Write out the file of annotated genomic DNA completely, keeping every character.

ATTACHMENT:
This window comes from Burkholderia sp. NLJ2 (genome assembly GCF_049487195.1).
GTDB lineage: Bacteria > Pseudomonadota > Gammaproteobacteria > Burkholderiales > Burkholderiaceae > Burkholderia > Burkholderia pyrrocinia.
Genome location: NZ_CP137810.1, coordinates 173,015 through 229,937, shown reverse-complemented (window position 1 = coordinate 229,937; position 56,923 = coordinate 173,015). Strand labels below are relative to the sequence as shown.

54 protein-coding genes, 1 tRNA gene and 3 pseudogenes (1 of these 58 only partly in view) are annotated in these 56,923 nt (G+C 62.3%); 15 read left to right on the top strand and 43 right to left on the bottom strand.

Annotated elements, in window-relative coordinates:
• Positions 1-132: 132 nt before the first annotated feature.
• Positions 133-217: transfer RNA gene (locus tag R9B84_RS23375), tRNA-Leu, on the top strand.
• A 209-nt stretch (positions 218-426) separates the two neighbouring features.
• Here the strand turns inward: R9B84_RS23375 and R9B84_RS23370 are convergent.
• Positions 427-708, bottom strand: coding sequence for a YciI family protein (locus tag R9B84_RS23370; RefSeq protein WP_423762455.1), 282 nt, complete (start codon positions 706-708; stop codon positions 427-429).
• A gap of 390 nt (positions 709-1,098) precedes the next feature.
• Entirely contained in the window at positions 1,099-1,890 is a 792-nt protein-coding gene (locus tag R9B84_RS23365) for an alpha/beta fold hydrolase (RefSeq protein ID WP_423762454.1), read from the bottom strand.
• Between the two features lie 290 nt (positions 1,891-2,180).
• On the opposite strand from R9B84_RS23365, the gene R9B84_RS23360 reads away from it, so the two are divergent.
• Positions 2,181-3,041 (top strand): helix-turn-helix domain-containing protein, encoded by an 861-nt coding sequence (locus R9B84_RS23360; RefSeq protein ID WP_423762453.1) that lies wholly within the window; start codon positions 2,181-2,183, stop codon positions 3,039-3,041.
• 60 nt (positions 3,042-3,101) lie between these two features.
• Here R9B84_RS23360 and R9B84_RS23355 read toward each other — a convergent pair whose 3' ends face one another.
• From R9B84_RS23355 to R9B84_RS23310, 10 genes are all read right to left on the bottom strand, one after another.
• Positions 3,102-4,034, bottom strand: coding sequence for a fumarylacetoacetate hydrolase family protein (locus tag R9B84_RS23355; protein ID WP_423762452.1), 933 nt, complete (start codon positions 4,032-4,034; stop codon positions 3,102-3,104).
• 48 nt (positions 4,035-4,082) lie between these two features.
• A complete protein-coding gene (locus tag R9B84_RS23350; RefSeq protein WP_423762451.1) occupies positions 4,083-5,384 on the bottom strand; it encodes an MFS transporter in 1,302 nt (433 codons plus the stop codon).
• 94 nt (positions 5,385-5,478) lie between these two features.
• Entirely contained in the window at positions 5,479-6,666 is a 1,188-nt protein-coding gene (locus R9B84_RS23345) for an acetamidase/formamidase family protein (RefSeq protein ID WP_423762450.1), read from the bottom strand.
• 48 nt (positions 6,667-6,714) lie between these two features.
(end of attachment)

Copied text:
This window comes from Burkholderia sp. NLJ2 (genome assembly GCF_049487195.1).
GTDB lineage: Bacteria > Pseudomonadota > Gammaproteobacteria > Burkholderiales > Burkholderiaceae > Burkholderia > Burkholderia pyrrocinia.
Genome location: NZ_CP137810.1, coordinates 173,015 through 229,937, shown reverse-complemented (window position 1 = coordinate 229,937; position 56,923 = coordinate 173,015). Strand labels below are relative to the sequence as shown.

54 protein-coding genes, 1 tRNA gene and 3 pseudogenes (1 of these 58 only partly in view) are annotated in these 56,923 nt (G+C 62.3%); 15 read left to right on the top strand and 43 right to left on the bottom strand.

Annotated elements, in window-relative coordinates:
• Positions 1-132: 132 nt before the first annotated feature.
• Positions 133-217: transfer RNA gene (locus tag R9B84_RS23375), tRNA-Leu, on the top strand.
• A 209-nt stretch (positions 218-426) separates the two neighbouring features.
• Here the strand turns inward: R9B84_RS23375 and R9B84_RS23370 are convergent.
• Positions 427-708, bottom strand: coding sequence for a YciI family protein (locus tag R9B84_RS23370; RefSeq protein WP_423762455.1), 282 nt, complete (start codon positions 706-708; stop codon positions 427-429).
• A gap of 390 nt (positions 709-1,098) precedes the next feature.
• Entirely contained in the window at positions 1,099-1,890 is a 792-nt protein-coding gene (locus tag R9B84_RS23365) for an alpha/beta fold hydrolase (RefSeq protein ID WP_423762454.1), read from the bottom strand.
• Between the two features lie 290 nt (positions 1,891-2,180).
• On the opposite strand from R9B84_RS23365, the gene R9B84_RS23360 reads away from it, so the two are divergent.
• Positions 2,181-3,041 (top strand): helix-turn-helix domain-containing protein, encoded by an 861-nt coding sequence (locus R9B84_RS23360; RefSeq protein ID WP_423762453.1) that lies wholly within the window; start codon positions 2,181-2,183, stop codon positions 3,039-3,041.
• 60 nt (positions 3,042-3,101) lie between these two features.
• Here R9B84_RS23360 and R9B84_RS23355 read toward each other — a convergent pair whose 3' ends face one another.
• From R9B84_RS23355 to R9B84_RS23310, 10 genes are all read right to left on the bottom strand, one after another.
• Positions 3,102-4,034, bottom strand: coding sequence for a fumarylacetoacetate hydrolase family protein (locus tag R9B84_RS23355; protein ID WP_423762452.1), 933 nt, complete (start codon positions 4,032-4,034; stop codon positions 3,102-3,104).
• 48 nt (positions 4,035-4,082) lie between these two features.
• A complete protein-coding gene (locus tag R9B84_RS23350; RefSeq protein WP_423762451.1) occupies positions 4,083-5,384 on the bottom strand; it encodes an MFS transporter in 1,302 nt (433 codons plus the stop codon).
• 94 nt (positions 5,385-5,478) lie between these two features.
• Entirely contained in the window at positions 5,479-6,666 is a 1,188-nt protein-coding gene (locus R9B84_RS23345) for an acetamidase/formamidase family protein (RefSeq protein ID WP_423762450.1), read from the bottom strand.
• 48 nt (positions 6,667-6,714) lie between these two features.